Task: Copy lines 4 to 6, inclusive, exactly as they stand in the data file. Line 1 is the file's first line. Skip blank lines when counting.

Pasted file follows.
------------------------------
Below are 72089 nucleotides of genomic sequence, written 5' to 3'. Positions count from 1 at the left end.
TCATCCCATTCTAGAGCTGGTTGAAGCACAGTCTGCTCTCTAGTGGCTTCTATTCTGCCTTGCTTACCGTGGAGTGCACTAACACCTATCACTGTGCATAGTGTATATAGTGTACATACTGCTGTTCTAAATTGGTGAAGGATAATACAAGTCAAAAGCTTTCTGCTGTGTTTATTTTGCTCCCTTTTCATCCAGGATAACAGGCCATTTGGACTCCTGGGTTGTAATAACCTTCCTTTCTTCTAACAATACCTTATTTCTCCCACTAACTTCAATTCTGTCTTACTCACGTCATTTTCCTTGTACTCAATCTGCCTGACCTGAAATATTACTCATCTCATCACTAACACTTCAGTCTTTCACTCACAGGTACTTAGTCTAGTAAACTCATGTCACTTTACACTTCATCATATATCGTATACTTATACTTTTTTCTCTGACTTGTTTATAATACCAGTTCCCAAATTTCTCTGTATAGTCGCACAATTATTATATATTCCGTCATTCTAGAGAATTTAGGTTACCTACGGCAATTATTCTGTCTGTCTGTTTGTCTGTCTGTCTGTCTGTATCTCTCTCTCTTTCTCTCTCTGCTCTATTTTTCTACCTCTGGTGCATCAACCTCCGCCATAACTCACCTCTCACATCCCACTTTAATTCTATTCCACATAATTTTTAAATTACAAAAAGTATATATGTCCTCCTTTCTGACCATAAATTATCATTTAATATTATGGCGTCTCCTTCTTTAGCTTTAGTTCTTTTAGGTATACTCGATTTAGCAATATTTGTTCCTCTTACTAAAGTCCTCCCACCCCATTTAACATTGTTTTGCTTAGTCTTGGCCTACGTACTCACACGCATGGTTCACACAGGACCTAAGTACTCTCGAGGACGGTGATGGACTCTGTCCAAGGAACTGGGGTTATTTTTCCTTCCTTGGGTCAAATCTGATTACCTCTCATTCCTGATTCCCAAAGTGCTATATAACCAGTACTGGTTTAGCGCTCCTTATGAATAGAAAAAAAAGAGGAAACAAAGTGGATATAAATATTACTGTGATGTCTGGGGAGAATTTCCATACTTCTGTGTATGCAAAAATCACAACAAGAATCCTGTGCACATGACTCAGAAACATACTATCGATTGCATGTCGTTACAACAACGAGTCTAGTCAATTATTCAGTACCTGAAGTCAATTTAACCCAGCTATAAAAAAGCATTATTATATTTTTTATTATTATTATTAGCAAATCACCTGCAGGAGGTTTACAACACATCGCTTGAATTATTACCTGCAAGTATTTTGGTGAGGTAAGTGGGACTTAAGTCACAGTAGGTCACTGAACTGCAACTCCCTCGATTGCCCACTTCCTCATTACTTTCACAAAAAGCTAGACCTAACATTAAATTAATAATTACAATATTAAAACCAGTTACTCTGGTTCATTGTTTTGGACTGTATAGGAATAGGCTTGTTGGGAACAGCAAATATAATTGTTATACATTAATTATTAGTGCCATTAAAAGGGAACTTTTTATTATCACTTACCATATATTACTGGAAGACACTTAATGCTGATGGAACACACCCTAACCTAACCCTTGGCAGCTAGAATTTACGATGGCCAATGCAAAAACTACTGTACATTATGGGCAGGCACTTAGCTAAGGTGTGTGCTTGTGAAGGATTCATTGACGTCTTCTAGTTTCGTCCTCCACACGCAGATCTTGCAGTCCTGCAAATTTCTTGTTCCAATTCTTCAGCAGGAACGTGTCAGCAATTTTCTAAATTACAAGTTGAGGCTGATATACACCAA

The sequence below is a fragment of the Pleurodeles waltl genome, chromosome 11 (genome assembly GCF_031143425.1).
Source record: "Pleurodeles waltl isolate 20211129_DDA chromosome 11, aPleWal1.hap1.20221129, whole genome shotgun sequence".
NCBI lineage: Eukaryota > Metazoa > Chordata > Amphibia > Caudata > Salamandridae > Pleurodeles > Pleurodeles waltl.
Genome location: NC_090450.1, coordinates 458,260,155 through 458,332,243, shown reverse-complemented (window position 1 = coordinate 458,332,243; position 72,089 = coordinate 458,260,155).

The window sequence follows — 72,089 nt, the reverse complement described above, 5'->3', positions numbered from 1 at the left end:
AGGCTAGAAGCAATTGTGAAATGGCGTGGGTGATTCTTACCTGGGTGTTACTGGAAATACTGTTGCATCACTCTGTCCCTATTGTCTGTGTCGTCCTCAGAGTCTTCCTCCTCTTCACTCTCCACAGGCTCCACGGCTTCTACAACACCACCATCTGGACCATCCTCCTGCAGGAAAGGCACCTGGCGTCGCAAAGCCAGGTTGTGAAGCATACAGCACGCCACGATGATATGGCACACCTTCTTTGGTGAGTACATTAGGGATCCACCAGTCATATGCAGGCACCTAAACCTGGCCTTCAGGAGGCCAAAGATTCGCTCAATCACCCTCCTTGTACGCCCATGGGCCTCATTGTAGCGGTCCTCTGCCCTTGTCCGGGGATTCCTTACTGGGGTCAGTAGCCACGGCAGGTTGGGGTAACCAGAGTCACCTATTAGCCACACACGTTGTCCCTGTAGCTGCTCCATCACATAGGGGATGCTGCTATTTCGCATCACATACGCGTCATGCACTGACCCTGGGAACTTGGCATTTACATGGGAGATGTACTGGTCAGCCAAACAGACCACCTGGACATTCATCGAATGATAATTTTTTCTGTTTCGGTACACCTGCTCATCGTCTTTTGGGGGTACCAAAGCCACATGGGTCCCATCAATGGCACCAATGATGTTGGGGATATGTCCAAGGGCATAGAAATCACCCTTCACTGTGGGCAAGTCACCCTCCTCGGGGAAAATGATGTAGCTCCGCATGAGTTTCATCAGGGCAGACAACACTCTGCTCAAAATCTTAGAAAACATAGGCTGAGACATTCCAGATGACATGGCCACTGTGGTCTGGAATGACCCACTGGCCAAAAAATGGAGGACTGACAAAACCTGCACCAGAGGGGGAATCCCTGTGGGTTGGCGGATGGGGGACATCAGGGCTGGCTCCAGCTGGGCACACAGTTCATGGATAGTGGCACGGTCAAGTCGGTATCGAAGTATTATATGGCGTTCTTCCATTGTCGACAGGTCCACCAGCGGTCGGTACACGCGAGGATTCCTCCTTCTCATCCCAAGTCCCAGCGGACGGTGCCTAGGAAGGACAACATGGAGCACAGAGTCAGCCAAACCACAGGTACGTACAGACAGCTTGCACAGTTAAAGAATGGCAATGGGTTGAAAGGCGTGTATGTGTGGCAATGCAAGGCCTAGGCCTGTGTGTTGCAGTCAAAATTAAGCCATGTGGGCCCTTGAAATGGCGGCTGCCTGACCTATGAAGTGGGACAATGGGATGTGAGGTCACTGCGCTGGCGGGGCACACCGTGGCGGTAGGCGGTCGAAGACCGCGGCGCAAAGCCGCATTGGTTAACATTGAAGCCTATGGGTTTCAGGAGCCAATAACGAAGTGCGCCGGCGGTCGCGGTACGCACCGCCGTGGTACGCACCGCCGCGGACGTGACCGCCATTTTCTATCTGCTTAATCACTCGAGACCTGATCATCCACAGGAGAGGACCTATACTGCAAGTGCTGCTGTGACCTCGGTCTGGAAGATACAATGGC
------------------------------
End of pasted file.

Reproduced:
Source record: "Pleurodeles waltl isolate 20211129_DDA chromosome 11, aPleWal1.hap1.20221129, whole genome shotgun sequence".
NCBI lineage: Eukaryota > Metazoa > Chordata > Amphibia > Caudata > Salamandridae > Pleurodeles > Pleurodeles waltl.
Genome location: NC_090450.1, coordinates 458,260,155 through 458,332,243, shown reverse-complemented (window position 1 = coordinate 458,332,243; position 72,089 = coordinate 458,260,155).